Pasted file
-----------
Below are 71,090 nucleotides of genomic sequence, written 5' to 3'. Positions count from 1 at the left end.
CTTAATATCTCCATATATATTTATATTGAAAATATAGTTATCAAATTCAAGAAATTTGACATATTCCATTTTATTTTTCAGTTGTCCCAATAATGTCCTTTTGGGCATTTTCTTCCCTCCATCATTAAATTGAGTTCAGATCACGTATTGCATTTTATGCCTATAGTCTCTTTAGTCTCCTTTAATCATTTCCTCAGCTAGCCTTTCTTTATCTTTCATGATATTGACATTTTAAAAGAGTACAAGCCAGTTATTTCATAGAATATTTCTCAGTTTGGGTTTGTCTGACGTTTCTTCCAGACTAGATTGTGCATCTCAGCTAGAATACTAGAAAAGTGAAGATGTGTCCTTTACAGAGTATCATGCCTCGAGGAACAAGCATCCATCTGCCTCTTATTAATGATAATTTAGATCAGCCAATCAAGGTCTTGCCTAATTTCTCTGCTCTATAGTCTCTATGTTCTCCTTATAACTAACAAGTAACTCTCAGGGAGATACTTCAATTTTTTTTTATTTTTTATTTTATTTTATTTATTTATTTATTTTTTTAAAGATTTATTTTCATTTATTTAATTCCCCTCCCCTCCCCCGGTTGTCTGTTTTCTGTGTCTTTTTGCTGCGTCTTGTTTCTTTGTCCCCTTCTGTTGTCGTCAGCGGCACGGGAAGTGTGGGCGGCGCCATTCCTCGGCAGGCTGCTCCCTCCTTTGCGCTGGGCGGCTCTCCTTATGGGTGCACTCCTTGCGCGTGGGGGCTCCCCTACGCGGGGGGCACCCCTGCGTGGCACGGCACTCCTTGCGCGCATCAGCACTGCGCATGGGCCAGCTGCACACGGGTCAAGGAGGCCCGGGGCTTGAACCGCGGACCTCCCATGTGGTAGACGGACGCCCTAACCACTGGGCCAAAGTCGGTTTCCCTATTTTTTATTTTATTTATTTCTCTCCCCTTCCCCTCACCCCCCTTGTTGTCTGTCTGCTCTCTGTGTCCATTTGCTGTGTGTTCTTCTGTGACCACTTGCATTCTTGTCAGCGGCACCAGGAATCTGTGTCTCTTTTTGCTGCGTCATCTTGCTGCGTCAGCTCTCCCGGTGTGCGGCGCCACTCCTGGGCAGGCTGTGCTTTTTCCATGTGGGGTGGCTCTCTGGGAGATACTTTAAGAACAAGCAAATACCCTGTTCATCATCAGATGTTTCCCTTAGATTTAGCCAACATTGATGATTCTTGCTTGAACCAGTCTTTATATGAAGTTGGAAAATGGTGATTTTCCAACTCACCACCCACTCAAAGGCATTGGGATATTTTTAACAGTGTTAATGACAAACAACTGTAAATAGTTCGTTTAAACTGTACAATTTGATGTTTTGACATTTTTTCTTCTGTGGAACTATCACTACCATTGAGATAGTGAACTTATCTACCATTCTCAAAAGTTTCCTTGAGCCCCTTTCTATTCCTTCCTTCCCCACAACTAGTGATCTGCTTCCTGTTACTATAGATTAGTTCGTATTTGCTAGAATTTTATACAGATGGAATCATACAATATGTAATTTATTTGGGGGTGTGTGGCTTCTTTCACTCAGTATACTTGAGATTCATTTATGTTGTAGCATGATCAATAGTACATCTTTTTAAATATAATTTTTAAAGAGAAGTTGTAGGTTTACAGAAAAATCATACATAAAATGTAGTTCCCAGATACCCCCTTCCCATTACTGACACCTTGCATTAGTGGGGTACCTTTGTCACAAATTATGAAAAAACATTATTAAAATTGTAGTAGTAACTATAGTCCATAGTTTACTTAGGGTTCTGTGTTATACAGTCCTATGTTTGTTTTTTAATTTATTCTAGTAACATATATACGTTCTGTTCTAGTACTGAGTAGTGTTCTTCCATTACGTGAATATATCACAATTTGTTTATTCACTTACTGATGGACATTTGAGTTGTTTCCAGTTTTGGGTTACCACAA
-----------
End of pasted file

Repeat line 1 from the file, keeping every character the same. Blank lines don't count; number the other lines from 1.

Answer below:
Below are 71,090 nucleotides of genomic sequence, written 5' to 3'. Positions count from 1 at the left end.